Small firms are predicting rising sales and profits amid an increase in confidence fuelled by hopes of growing exports, according to a report.
Banking giant Lloyds TSB said a survey of 2,300 companies showed renewed optimism despite the continuing spectre of weak domestic demand.
Business confidence was at its highest level since 2007, driven by the promise of growing exports as a result of a “rebound” in world demand for goods and a sustained fall in the pound, said the report.
The biggest worry among smaller firms was falling domestic demand, with more than half of those surveyed saying fragile domestic markets were their greatest concern.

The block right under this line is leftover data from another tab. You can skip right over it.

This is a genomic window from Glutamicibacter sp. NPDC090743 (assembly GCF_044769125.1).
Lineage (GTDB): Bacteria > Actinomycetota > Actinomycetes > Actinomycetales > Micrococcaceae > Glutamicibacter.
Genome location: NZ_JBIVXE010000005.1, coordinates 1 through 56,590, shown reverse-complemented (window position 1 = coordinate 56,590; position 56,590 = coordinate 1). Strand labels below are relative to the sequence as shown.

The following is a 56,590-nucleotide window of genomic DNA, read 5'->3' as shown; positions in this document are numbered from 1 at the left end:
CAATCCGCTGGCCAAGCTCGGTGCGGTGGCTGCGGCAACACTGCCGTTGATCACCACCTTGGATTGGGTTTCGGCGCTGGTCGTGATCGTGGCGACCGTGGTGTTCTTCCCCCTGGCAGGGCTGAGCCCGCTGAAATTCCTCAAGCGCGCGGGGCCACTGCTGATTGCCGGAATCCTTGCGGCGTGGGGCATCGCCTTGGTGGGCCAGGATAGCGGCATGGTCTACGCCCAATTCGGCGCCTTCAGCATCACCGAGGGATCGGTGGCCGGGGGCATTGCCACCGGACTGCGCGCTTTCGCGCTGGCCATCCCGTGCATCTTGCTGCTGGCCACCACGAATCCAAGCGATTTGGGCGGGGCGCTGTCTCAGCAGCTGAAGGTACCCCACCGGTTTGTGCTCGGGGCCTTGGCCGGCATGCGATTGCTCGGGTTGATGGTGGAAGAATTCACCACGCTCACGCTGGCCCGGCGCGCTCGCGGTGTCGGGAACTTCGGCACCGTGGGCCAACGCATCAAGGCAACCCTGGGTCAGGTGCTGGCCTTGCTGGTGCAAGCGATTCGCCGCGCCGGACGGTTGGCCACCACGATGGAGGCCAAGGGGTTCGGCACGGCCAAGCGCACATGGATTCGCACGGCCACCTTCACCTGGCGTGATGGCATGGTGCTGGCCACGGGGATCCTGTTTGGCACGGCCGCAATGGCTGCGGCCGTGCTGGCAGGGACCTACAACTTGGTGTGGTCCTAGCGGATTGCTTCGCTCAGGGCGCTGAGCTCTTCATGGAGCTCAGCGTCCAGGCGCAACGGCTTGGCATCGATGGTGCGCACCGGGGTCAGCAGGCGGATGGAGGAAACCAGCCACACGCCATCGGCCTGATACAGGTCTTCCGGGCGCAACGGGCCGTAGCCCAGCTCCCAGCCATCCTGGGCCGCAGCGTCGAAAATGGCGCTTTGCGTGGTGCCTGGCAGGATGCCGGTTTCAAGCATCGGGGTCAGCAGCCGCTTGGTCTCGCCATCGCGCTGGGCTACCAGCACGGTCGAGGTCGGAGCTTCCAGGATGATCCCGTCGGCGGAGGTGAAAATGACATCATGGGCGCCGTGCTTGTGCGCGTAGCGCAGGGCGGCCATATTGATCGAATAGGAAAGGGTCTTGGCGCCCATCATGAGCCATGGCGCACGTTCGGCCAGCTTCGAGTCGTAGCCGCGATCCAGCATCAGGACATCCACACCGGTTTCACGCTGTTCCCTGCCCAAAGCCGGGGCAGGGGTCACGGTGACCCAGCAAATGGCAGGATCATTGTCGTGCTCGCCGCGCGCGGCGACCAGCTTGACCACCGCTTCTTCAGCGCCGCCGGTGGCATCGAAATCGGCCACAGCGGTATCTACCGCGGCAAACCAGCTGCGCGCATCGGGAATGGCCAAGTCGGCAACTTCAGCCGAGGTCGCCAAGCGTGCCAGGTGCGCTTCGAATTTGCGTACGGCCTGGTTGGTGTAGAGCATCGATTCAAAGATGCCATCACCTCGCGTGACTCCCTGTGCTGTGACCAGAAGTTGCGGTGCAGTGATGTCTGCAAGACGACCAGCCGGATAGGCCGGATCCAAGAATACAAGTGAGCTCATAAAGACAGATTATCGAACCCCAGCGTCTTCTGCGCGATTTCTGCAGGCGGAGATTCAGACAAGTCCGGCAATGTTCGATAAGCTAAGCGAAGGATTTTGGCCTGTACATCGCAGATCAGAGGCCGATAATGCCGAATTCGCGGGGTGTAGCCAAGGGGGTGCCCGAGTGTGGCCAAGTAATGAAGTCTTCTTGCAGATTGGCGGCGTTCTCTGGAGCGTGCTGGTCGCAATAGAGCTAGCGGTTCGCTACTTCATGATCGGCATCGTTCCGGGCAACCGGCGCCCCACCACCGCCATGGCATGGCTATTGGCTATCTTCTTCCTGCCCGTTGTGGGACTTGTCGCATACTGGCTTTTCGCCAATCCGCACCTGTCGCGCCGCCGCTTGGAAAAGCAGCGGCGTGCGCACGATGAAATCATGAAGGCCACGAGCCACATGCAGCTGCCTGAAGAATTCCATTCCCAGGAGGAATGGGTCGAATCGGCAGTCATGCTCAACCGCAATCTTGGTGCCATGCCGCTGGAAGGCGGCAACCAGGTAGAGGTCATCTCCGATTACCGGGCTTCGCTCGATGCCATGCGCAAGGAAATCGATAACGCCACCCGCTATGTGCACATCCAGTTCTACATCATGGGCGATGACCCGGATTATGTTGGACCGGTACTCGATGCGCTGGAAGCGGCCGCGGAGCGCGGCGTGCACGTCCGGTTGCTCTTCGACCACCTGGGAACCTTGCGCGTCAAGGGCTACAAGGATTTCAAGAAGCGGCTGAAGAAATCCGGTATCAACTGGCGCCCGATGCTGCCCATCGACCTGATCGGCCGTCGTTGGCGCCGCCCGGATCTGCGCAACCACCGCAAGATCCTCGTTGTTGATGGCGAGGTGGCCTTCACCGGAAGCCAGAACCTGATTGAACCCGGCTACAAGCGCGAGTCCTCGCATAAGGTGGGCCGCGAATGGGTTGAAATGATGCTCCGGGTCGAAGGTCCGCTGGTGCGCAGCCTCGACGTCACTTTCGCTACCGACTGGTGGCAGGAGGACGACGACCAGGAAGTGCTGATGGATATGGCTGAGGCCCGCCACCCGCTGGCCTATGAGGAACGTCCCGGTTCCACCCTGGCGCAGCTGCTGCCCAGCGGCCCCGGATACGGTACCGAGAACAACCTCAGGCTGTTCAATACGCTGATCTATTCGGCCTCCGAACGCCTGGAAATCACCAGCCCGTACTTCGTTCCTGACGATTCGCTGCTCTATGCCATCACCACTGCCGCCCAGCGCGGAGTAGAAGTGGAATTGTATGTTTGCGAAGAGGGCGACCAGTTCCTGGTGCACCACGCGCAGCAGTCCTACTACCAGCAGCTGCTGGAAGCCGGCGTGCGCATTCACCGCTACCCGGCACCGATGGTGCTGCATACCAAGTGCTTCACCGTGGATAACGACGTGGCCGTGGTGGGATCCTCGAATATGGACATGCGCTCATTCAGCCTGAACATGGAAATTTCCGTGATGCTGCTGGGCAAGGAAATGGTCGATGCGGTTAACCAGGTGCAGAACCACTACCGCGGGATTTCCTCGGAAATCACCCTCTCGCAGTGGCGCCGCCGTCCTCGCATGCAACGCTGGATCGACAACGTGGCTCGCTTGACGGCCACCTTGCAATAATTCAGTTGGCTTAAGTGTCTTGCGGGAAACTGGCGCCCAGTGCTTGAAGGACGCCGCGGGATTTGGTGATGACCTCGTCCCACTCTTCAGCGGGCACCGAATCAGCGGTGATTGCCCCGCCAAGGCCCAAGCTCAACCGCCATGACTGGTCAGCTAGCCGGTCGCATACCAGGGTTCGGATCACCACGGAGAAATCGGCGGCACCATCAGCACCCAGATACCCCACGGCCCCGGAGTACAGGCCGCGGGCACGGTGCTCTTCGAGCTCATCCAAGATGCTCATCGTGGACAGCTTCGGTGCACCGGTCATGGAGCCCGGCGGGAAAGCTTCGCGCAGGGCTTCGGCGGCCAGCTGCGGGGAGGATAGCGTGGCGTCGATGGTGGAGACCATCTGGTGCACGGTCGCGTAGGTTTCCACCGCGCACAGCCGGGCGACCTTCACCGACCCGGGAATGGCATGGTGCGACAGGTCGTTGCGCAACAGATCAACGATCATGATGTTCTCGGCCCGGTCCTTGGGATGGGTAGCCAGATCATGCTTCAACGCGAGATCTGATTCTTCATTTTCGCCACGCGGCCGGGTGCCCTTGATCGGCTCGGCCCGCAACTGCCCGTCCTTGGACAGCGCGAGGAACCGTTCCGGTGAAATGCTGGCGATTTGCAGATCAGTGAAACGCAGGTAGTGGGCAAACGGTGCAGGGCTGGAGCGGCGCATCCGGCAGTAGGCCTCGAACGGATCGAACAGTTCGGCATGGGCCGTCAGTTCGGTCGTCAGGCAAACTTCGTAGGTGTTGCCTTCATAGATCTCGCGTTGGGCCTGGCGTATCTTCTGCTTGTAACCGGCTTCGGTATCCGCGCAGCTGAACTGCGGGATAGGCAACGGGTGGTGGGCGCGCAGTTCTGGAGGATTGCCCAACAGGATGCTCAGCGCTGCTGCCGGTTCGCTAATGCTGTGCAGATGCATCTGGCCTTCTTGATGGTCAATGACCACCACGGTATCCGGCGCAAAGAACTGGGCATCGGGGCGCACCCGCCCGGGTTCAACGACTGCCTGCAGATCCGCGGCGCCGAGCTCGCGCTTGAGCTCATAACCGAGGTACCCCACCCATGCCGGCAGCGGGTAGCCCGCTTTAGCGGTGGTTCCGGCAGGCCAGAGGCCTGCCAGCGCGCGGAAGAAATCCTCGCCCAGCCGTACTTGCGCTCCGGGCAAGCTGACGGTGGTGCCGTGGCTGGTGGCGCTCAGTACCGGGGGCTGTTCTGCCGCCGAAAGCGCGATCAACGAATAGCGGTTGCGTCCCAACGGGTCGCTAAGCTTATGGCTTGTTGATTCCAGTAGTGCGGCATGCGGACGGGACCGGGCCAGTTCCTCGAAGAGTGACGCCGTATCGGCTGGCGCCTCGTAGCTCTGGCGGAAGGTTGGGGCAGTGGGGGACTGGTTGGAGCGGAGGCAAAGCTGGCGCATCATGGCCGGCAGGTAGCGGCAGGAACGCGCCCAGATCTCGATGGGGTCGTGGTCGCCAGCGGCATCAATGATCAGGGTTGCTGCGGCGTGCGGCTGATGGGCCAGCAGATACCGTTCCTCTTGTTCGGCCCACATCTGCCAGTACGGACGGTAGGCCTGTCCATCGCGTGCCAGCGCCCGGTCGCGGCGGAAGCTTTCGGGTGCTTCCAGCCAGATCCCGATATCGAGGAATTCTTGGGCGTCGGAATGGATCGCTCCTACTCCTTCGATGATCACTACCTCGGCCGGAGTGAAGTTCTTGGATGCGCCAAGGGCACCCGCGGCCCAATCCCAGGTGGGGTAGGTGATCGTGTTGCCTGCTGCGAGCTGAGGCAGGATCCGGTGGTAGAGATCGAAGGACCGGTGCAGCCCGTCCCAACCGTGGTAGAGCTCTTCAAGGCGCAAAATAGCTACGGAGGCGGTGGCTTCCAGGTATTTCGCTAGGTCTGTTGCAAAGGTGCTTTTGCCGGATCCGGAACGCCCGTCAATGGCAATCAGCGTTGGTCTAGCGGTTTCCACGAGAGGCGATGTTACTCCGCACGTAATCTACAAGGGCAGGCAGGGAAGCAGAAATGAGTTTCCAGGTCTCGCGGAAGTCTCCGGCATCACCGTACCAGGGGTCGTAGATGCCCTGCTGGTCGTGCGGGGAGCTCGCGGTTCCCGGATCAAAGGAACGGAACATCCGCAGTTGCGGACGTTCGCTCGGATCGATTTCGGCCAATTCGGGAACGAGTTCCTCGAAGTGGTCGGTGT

John Maltby, managing director of Lloyds TSB Commercial, said: “Business confidence is on the turn. After such dramatic lows, this revival is a real sign that businesses are genuinely hopeful for the future, and it is clear that many firms now see better sales and profitability on the horizon.
“But it remains a confidence tinged with caution. Concerns about home-grown demand are unsurprisingly weighing on the minds of business owners whose success depends on domestic markets.
“As long as businesses harbour doubts about the economic climate, they will hold back on investment spend and, while there’s enough momentum behind the recovery to prevent it faltering, it is likely to be a long haul.”